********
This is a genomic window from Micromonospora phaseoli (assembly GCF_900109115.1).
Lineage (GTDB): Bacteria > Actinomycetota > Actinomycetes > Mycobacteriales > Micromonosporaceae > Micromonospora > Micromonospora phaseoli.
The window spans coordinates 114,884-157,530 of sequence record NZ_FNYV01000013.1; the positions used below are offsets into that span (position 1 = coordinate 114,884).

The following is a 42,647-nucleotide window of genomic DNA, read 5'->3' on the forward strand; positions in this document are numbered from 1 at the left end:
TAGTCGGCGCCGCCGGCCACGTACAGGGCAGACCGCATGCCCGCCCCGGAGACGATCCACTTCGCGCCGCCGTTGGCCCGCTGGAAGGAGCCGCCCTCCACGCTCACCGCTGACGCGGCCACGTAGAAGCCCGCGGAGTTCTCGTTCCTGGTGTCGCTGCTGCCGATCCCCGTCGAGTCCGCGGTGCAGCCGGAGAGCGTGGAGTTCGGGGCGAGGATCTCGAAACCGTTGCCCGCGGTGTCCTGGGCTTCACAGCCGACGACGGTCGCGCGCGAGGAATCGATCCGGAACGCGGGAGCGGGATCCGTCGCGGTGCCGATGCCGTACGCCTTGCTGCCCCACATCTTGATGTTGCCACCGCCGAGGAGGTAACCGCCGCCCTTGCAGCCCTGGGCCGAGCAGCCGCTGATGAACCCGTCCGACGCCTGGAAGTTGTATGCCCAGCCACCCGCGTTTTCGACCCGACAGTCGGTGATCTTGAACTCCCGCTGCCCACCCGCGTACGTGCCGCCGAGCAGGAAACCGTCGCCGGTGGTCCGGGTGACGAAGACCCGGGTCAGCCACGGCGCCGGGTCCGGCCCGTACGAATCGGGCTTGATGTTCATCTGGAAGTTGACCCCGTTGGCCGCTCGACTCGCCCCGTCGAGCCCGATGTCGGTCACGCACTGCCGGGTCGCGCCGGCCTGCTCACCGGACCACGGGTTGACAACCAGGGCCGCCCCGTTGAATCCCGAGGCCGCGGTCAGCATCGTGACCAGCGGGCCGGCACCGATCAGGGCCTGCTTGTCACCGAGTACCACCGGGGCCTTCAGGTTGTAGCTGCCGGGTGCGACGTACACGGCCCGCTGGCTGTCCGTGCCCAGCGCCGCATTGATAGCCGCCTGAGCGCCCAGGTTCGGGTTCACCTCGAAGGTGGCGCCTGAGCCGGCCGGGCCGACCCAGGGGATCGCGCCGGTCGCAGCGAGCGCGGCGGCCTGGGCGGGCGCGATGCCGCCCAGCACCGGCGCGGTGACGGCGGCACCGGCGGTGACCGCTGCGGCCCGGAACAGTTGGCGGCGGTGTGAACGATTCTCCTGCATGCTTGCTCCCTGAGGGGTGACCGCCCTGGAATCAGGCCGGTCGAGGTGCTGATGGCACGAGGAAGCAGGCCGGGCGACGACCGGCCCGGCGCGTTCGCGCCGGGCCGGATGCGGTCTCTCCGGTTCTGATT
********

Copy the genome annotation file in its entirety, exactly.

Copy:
This is a genomic window from Micromonospora phaseoli (assembly GCF_900109115.1).
Lineage (GTDB): Bacteria > Actinomycetota > Actinomycetes > Mycobacteriales > Micromonosporaceae > Micromonospora > Micromonospora phaseoli.
The window spans coordinates 114,884-157,530 of sequence record NZ_FNYV01000013.1; the positions used below are offsets into that span (position 1 = coordinate 114,884).

The following is a 42,647-nucleotide window of genomic DNA, read 5'->3' on the forward strand; positions in this document are numbered from 1 at the left end:
TAGTCGGCGCCGCCGGCCACGTACAGGGCAGACCGCATGCCCGCCCCGGAGACGATCCACTTCGCGCCGCCGTTGGCCCGCTGGAAGGAGCCGCCCTCCACGCTCACCGCTGACGCGGCCACGTAGAAGCCCGCGGAGTTCTCGTTCCTGGTGTCGCTGCTGCCGATCCCCGTCGAGTCCGCGGTGCAGCCGGAGAGCGTGGAGTTCGGGGCGAGGATCTCGAAACCGTTGCCCGCGGTGTCCTGGGCTTCACAGCCGACGACGGTCGCGCGCGAGGAATCGATCCGGAACGCGGGAGCGGGATCCGTCGCGGTGCCGATGCCGTACGCCTTGCTGCCCCACATCTTGATGTTGCCACCGCCGAGGAGGTAACCGCCGCCCTTGCAGCCCTGGGCCGAGCAGCCGCTGATGAACCCGTCCGACGCCTGGAAGTTGTATGCCCAGCCACCCGCGTTTTCGACCCGACAGTCGGTGATCTTGAACTCCCGCTGCCCACCCGCGTACGTGCCGCCGAGCAGGAAACCGTCGCCGGTGGTCCGGGTGACGAAGACCCGGGTCAGCCACGGCGCCGGGTCCGGCCCGTACGAATCGGGCTTGATGTTCATCTGGAAGTTGACCCCGTTGGCCGCTCGACTCGCCCCGTCGAGCCCGATGTCGGTCACGCACTGCCGGGTCGCGCCGGCCTGCTCACCGGACCACGGGTTGACAACCAGGGCCGCCCCGTTGAATCCCGAGGCCGCGGTCAGCATCGTGACCAGCGGGCCGGCACCGATCAGGGCCTGCTTGTCACCGAGTACCACCGGGGCCTTCAGGTTGTAGCTGCCGGGTGCGACGTACACGGCCCGCTGGCTGTCCGTGCCCAGCGCCGCATTGATAGCCGCCTGAGCGCCCAGGTTCGGGTTCACCTCGAAGGTGGCGCCTGAGCCGGCCGGGCCGACCCAGGGGATCGCGCCGGTCGCAGCGAGCGCGGCGGCCTGGGCGGGCGCGATGCCGCCCAGCACCGGCGCGGTGACGGCGGCACCGGCGGTGACCGCTGCGGCCCGGAACAGTTGGCGGCGGTGTGAACGATTCTCCTGCATGCTTGCTCCCTGAGGGGTGACCGCCCTGGAATCAGGCCGGTCGAGGTGCTGATGGCACGAGGAAGCAGGCCGGGCGACGACCGGCCCGGCGCGTTCGCGCCGGGCCGGATGCGGTCTCTCCGGTTCTGATT